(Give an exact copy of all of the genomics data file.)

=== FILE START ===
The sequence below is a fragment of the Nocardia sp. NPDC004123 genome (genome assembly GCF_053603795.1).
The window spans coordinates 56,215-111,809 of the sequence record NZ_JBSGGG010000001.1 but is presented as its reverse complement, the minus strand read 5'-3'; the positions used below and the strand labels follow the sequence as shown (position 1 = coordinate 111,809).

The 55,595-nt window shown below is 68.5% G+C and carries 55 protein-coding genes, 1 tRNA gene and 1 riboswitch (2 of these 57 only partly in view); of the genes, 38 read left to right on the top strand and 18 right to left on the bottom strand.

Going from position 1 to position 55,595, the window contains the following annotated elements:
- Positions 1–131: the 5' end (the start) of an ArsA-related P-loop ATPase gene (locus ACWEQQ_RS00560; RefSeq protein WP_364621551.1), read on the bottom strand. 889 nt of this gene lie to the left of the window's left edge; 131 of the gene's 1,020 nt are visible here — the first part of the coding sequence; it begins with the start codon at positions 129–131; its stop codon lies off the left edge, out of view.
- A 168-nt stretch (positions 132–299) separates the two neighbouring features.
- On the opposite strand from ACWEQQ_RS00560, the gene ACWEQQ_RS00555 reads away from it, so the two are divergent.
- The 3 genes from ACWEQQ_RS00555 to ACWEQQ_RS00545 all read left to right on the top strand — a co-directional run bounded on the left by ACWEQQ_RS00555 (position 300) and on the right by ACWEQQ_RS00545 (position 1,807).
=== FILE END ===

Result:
The sequence below is a fragment of the Nocardia sp. NPDC004123 genome (genome assembly GCF_053603795.1).
The window spans coordinates 56,215-111,809 of the sequence record NZ_JBSGGG010000001.1 but is presented as its reverse complement, the minus strand read 5'-3'; the positions used below and the strand labels follow the sequence as shown (position 1 = coordinate 111,809).

The 55,595-nt window shown below is 68.5% G+C and carries 55 protein-coding genes, 1 tRNA gene and 1 riboswitch (2 of these 57 only partly in view); of the genes, 38 read left to right on the top strand and 18 right to left on the bottom strand.

Going from position 1 to position 55,595, the window contains the following annotated elements:
- Positions 1–131: the 5' end (the start) of an ArsA-related P-loop ATPase gene (locus ACWEQQ_RS00560; RefSeq protein WP_364621551.1), read on the bottom strand. 889 nt of this gene lie to the left of the window's left edge; 131 of the gene's 1,020 nt are visible here — the first part of the coding sequence; it begins with the start codon at positions 129–131; its stop codon lies off the left edge, out of view.
- A 168-nt stretch (positions 132–299) separates the two neighbouring features.
- On the opposite strand from ACWEQQ_RS00560, the gene ACWEQQ_RS00555 reads away from it, so the two are divergent.
- The 3 genes from ACWEQQ_RS00555 to ACWEQQ_RS00545 all read left to right on the top strand — a co-directional run bounded on the left by ACWEQQ_RS00555 (position 300) and on the right by ACWEQQ_RS00545 (position 1,807).